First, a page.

Ever since I was a baby, I have heard arguments about whether you should buy best-of-breed packaged software or suites. Suites had the appeal of common look and feel, integration across modules, shared data models and other advantages, but often could not match the feature/function depth of best of breed solutions. Additionally, they came with the risk of overdependence on the vendors or the curse of “lock-in”.
But what exactly is a suite? Something with 10+ modules? something with at least 2 modules? Something like Microsoft Office with Excel, Word, Powerpoint and Outlook? Wait, Microsoft Office Professional to include Project and a few other components?
In the 1990s, at Gartner (and at AMR and others) we tried to come up with a broad definition of an enterprise suite. It was called ERP – a much broader definition of a previous generation of MRP. But the definition was not clearly broad enough because we had to coin CRM, SCM, EAM and a whole bunch of other 3 letter acronyms a few years later. We also found ERP was too manufacturing centric. It did not address major “engines” in other industries – claims processing in insurance, merchandising in retail, reservation systems in travel, billing in utilities and telecom and on an on.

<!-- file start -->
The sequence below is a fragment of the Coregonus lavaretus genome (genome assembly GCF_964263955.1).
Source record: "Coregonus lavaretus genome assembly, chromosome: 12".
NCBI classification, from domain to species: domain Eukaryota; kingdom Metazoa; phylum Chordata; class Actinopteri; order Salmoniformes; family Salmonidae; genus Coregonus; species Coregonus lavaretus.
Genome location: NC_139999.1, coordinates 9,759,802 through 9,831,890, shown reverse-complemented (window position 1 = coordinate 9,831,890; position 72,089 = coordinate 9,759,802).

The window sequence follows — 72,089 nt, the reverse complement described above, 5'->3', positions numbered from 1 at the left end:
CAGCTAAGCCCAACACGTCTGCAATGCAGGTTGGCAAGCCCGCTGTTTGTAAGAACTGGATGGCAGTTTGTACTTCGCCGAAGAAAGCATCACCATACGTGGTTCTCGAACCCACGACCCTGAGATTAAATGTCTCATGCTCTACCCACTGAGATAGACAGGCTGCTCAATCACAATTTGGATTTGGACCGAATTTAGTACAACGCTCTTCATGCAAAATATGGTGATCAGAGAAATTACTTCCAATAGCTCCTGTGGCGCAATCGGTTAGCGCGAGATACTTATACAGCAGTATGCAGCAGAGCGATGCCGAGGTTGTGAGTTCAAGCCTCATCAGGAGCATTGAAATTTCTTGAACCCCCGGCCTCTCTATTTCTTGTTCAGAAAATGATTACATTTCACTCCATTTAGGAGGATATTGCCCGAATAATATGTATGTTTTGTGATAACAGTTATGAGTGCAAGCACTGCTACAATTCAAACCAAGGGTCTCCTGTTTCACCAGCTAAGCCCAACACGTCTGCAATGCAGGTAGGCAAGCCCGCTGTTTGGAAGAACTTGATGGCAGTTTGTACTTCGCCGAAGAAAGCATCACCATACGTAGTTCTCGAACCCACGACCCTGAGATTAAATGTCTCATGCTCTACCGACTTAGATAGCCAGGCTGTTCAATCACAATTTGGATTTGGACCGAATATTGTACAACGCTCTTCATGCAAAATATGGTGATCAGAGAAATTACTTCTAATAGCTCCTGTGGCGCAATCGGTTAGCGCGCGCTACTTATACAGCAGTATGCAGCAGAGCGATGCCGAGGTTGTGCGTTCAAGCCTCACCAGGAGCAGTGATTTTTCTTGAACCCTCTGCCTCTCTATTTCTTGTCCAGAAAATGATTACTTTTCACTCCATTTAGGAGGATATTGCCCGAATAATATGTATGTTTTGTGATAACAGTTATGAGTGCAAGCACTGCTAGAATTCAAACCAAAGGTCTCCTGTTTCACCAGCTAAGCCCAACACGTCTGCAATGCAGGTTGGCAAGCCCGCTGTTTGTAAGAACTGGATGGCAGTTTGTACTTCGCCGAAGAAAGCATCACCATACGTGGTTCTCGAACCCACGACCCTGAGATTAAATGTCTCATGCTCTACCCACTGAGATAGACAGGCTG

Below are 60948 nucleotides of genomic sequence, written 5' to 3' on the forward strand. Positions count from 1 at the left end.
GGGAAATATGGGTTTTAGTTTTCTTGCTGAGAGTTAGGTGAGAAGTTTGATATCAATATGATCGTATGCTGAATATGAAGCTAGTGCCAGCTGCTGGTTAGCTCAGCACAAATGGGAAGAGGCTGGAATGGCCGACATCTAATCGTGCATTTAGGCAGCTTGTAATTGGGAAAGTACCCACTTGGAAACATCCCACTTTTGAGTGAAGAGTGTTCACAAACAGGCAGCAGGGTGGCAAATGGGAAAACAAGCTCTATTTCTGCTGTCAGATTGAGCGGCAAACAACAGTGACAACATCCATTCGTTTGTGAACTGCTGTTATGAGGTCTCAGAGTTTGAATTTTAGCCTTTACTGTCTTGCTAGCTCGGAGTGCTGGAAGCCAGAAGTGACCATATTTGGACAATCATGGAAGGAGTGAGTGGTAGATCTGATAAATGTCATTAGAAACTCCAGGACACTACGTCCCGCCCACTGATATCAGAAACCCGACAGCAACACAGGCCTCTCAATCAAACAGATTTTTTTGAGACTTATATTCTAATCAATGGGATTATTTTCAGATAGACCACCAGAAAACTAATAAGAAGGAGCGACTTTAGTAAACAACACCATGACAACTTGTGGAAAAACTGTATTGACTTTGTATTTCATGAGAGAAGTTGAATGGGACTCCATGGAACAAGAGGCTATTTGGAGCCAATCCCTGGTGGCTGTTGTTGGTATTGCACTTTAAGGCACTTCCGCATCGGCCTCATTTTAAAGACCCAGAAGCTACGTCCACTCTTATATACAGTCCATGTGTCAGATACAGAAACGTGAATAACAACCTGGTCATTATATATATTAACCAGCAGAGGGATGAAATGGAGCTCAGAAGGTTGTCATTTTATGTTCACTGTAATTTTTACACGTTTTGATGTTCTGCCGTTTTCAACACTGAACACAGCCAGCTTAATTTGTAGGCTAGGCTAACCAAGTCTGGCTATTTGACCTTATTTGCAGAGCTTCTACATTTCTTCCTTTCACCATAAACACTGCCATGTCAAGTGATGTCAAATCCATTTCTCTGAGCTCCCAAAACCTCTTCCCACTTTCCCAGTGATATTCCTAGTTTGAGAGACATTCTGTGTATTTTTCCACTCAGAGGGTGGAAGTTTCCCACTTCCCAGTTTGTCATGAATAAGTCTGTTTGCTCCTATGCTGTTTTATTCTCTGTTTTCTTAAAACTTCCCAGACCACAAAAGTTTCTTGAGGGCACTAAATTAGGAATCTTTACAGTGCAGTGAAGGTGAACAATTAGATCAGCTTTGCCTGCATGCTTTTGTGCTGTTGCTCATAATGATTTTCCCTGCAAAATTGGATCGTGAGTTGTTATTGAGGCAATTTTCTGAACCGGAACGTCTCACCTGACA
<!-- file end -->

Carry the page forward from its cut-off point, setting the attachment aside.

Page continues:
Gartner and others have tried to come up with broader definitions – Extended Enterprise, Enterprise 2.0 etc but none of them have stuck.
So, we have a situation where vendors with 3—4 accounting modules call themselves ERP and banking customers snicker when even fuller fledged ERP vendors offer to sell them suites – in their world fintech startups in London are redefining “suites” as they target wealth management, payment processing, currency trading and other aspects of their operations.
In politics, there have been a hilarious focus on size of human hands. I guess, we are entering a phase where we will be making similar jokes about the width of enterprise suites. About time – I for one was getting tired of the ancient arguments of best of breed versus suite